On Wednesday, from 8 to 11 p.m., Rogers will perform at the Madison Brewing Company on Main Street. Friday from 8:30 p.m. to 11 p.m., she will be at the Village Garage Distillery, as part of the launch party for her limited edition Village Fable Gin. Saturday from 6:30 p.m. to 8:30 p.m., she will be at 421 Craft Bar and Kitchen.

For Rogers, it’s a way to play for family, friends and classmates who would otherwise have to drive the 1,025 miles to Nashville. His parents, Mike and Lisa Rogers, owned the Tastee Freez for years, having purchased it from Madison Brewing and 421 Craft Bar and Kitchen owner Mike Madison. And the Rogers family has known Village Distillery co-owner Glen Sauer for years, she said.

“It’s perfect for the family, like my grandmother, who can’t come to the big shows. Only a few close family members were able to make the trip,” she said. “So when I get home, it’s a cool jam session that I get to have. It gives me an excuse for everyone to get together. It’s a lot less messy than having a fire in the garden. And I love having the opportunity to help local businesses make money.

Rogers is especially happy to play for her grandmother, Carol Prenoveau.

“She was always my biggest champion. She was the first person to encourage me to sing in front of a crowd of people,” Rogers said.

The performance at 421 Craft Bar and Kitchen is a homecoming of a different kind: Rogers still has vivid memories of eating grilled cheese sandwiches (and only grilled cheese sandwiches) and coloring paper doilies when the restaurant was Carmody’s Irish Pub.


While listeners will be able to see and hear Rogers go through his songs this weekend, Edwards students got an even closer view – thanks for their in-depth questions about Rogers’ songwriting process, his inspiration and his heroes, and how she overcame obstacles along the way.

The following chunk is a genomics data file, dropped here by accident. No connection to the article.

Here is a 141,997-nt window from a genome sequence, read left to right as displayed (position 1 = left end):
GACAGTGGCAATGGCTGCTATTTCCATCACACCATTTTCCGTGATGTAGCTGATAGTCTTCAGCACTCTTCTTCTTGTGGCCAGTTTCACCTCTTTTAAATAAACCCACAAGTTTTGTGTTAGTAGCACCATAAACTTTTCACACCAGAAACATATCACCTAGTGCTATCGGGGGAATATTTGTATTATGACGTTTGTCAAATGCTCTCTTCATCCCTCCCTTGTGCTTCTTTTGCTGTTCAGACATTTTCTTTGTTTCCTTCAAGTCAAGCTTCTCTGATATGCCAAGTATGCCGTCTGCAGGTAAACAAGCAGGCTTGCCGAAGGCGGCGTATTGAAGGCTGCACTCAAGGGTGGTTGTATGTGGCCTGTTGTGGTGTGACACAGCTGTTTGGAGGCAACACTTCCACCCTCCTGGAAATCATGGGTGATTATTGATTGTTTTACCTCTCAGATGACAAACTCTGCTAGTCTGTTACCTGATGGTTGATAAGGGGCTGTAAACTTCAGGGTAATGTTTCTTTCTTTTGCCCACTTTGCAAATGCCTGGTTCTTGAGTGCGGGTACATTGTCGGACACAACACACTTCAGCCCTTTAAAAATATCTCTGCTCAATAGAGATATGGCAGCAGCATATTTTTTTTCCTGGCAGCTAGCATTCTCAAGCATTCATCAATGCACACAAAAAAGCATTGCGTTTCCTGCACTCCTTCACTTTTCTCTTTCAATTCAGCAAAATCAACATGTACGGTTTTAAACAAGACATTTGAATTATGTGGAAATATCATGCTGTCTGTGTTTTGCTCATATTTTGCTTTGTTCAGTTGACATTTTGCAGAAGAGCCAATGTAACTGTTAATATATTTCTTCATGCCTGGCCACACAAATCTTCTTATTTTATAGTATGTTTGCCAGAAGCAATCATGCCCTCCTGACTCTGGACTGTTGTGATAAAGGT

She doesn’t sugarcoat the hardships, saying money was tight when she moved to Nashville on her own when she was 17. “Also, the music industry can be quite competitive,” she said.

“Filter the negativity and believe in yourself,” she added.

While Edwards, Mount Anthony Union High School drama teacher Lynn Sweet, local musician Sam Clement and the late James Derby, the longtime MAUMS band manager, all played significant roles, Rogers says his parents are probably her biggest inspiration.

She advised budding musicians to be present on social media and work hard at their craft.

“Maybe start recording yourself – listening to yourself and improving yourself that way,” Rogers said. “Not everyone has the luxury of receiving lessons. But you still have your two ears and you still have your own device to record your voice or videos.

“Practice makes perfect,” she added. “I learned the guitar on my own at university. I was a bit obsessed with it. I Played Guitar Four Hours A Day For Six Months Because I Wanted To Play Broadway [in Nashville].”

Readers: This story was updated Nov. 23 to add quotes from MAU Middle School teacher Matt Edwards.


Carly Rogers comes home: Bennington native turned Nashville songwriter makes school part of a busy weekend slate | Community News